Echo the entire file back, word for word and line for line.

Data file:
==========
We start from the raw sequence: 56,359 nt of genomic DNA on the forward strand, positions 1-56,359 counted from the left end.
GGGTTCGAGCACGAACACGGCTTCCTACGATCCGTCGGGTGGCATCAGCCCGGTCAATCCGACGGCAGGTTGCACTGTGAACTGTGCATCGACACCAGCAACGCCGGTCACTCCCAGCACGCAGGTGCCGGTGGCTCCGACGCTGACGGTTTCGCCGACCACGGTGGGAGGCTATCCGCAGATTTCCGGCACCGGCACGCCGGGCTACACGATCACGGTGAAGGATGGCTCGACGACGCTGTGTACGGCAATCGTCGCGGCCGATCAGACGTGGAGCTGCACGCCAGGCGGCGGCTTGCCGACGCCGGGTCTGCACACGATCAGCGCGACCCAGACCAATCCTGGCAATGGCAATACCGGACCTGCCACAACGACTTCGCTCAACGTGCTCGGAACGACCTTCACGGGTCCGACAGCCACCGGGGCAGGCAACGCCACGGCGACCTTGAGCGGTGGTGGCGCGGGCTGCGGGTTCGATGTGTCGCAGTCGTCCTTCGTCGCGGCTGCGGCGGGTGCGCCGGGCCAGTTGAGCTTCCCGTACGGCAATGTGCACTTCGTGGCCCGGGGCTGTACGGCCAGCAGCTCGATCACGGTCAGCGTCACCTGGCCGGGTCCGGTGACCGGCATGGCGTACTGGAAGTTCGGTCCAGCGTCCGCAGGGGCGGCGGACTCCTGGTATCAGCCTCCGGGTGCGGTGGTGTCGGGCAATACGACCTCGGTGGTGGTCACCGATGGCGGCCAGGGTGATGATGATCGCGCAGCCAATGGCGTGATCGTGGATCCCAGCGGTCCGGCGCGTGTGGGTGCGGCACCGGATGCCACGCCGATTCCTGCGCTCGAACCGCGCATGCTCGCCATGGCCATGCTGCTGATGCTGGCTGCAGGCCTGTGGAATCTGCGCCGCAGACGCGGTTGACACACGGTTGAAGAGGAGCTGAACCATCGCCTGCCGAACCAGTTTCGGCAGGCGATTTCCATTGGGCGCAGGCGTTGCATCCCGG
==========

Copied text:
We start from the raw sequence: 56,359 nt of genomic DNA on the forward strand, positions 1-56,359 counted from the left end.
GGGTTCGAGCACGAACACGGCTTCCTACGATCCGTCGGGTGGCATCAGCCCGGTCAATCCGACGGCAGGTTGCACTGTGAACTGTGCATCGACACCAGCAACGCCGGTCACTCCCAGCACGCAGGTGCCGGTGGCTCCGACGCTGACGGTTTCGCCGACCACGGTGGGAGGCTATCCGCAGATTTCCGGCACCGGCACGCCGGGCTACACGATCACGGTGAAGGATGGCTCGACGACGCTGTGTACGGCAATCGTCGCGGCCGATCAGACGTGGAGCTGCACGCCAGGCGGCGGCTTGCCGACGCCGGGTCTGCACACGATCAGCGCGACCCAGACCAATCCTGGCAATGGCAATACCGGACCTGCCACAACGACTTCGCTCAACGTGCTCGGAACGACCTTCACGGGTCCGACAGCCACCGGGGCAGGCAACGCCACGGCGACCTTGAGCGGTGGTGGCGCGGGCTGCGGGTTCGATGTGTCGCAGTCGTCCTTCGTCGCGGCTGCGGCGGGTGCGCCGGGCCAGTTGAGCTTCCCGTACGGCAATGTGCACTTCGTGGCCCGGGGCTGTACGGCCAGCAGCTCGATCACGGTCAGCGTCACCTGGCCGGGTCCGGTGACCGGCATGGCGTACTGGAAGTTCGGTCCAGCGTCCGCAGGGGCGGCGGACTCCTGGTATCAGCCTCCGGGTGCGGTGGTGTCGGGCAATACGACCTCGGTGGTGGTCACCGATGGCGGCCAGGGTGATGATGATCGCGCAGCCAATGGCGTGATCGTGGATCCCAGCGGTCCGGCGCGTGTGGGTGCGGCACCGGATGCCACGCCGATTCCTGCGCTCGAACCGCGCATGCTCGCCATGGCCATGCTGCTGATGCTGGCTGCAGGCCTGTGGAATCTGCGCCGCAGACGCGGTTGACACACGGTTGAAGAGGAGCTGAACCATCGCCTGCCGAACCAGTTTCGGCAGGCGATTTCCATTGGGCGCAGGCGTTGCATCCCGG